You can encourage your child to do the same at home. Allow them to tidy up after themselves. Remind them to put away works when they’re through. Clean the table after mealtime. If you have a garden, allow your child to help water and harvest. Encourage them to help bathe themselves during bath time, brush their hair, teeth, and so forth.

There are so many other things that you as a parent can do to help your child succeed, while implementing Montessori in the home. Practicing Montessori in your home is a beautiful gift that you can give to your child. By doing so, you’re allowing your child the opportunity to grow and flourish successfully in an environment prepared specifically for them.

Corporate Kindergarten: How A Montessori Mindset Can Transform Your Business

Montessori students working on their lessons at Green Hedges School, Vienna, Virginia. (Photo credit: Michael Branscom)

Montessori students working on their lessons at Green Hedges School, Vienna, Virginia. (Photo credit: Michael Branscom)

It’s always interesting to see studies being conducted on the success and work ethic of Montessorians vs. Non-Montessorians, or rather those who had the opportunity to be influenced by the philosophy versus a child who attended a conventional daycare/grade school. It’s neat to see the facts when lined up next to one another; the entrepreneur who attended Montessori as a child typically has stronger work ethics, strong leadership skills, initiative, and so forth. Not to say that one is better than the other, but these entrepreneurs certainly had an advantage by getting an authentic Montessori education from an early start.

It’s never too late to cultivate a Montessori-friendly work environment, one that promotes the “Montessori mindset”, capitalizing on and emphasizing each of your employee/coworker’s talents.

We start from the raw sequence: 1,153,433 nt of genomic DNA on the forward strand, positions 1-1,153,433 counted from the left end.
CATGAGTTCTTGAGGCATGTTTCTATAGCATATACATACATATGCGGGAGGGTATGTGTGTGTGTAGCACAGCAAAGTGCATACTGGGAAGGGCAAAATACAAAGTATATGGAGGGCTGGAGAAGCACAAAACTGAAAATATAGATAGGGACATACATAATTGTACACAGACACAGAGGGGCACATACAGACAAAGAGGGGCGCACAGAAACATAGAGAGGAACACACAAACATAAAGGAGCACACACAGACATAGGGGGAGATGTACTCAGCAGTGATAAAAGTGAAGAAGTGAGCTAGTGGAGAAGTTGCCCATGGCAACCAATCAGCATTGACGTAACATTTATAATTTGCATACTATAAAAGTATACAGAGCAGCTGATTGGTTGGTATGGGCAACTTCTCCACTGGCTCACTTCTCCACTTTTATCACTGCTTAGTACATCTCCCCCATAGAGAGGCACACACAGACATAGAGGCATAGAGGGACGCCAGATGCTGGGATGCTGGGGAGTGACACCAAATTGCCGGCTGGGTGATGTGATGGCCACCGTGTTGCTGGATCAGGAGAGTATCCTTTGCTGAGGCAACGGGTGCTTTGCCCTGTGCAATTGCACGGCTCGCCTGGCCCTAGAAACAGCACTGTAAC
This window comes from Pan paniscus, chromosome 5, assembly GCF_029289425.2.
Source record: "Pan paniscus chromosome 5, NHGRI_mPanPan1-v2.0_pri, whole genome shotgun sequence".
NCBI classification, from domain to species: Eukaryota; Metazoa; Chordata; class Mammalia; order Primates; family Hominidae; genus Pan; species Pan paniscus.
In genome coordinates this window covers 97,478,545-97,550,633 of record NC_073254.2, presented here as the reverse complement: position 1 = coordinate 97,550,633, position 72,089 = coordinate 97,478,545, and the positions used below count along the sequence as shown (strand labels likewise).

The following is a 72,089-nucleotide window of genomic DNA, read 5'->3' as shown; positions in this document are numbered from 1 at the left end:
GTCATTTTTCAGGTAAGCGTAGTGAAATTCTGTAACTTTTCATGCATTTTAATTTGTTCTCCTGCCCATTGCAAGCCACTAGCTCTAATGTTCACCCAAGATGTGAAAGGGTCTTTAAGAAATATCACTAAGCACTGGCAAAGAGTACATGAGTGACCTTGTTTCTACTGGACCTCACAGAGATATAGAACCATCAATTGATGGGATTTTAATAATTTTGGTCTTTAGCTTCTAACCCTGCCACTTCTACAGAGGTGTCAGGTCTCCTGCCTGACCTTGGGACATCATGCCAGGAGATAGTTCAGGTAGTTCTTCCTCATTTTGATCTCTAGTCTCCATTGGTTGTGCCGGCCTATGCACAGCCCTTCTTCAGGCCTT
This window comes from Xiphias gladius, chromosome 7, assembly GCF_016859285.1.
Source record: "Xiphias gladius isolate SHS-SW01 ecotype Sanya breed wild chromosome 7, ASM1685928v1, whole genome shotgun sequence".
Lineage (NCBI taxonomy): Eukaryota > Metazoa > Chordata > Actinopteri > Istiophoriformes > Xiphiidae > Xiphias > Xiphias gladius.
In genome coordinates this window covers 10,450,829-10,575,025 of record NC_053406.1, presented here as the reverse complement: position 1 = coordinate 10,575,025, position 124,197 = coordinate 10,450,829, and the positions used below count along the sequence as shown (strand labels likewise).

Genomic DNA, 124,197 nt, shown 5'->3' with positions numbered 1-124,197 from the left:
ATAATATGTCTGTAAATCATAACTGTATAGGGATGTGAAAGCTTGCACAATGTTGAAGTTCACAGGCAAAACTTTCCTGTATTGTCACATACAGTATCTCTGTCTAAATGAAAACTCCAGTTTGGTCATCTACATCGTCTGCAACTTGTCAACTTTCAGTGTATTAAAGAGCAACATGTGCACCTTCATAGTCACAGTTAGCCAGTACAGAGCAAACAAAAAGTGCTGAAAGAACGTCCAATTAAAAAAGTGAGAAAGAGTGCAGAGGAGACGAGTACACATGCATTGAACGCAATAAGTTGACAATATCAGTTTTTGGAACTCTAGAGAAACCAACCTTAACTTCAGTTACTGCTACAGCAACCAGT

Check out Corporate Kindergarten: How a Montessori Mindset Can Transform Your Business for ways to incorporate this business model into your work environment!

“By creating a corporate kindergarten culture where Montessori mindsets are cultivated and rewarded and we can unlock the full potential of each individual in your organization from top to bottom and every level in between. It may just be the answer to propelling America’s emerging innovation economy to the moon and beyond.” -Justin Wasserman, Managing Director at Kotter International

Article: How a Bigger Purpose Can Motivate Students to Learn, Ingfei Chen

Jane Mount/MindShift
Jane Mount/MindShift

Montessori embraces the child’s love of learning, and provides ways for them to learn and grow at their own pace. Children find meaning in their work, learning ways to contribute to their classroom community. The first six years of a child’s life are extremely critical, in that we must provide a strong learning foundation that helps them to appreciate education in every aspect. The Montessori philosophy helps children learn how to learn, by strengthening their concentration and focus on every detail, making the most of any learning experience.

This interesting article from NQED explores different tests and research conducted on students to determine what intrinsically motivates them to achieve their goals.

“…it isn’t practical or possible to render every lesson or assignment in K-12 “super fun and game-y” for kids — and even if it were, doing so could be a disservice to them later. What would they do when they get to law school and are faced with having to memorize long lists of laws? Or when they land a job that calls for mastering information that no one has “gamefied” to make it exciting to learn?

Students go to school not just to learn specific facts…They’re learning how to learn, how to practice self-discipline and motivate themselves through frustrating roadblocks, and thus are preparing for adulthood. That’s important even if it isn’t always fascinating…But having that bigger sense of purpose, that personal mission of making a positive difference in the broader world, might help students to find meaning in difficult or mundane schoolwork. ‘If you think about it the right way, you can actually be motivated and you can find it interesting, even if on the surface it’s not fun,’ Paunesku said.”
– Ingfei Chen, blogger, Mindshift/KQED

Click on the link below to view the article in full:
http://blogs.kqed.org/mindshift/about/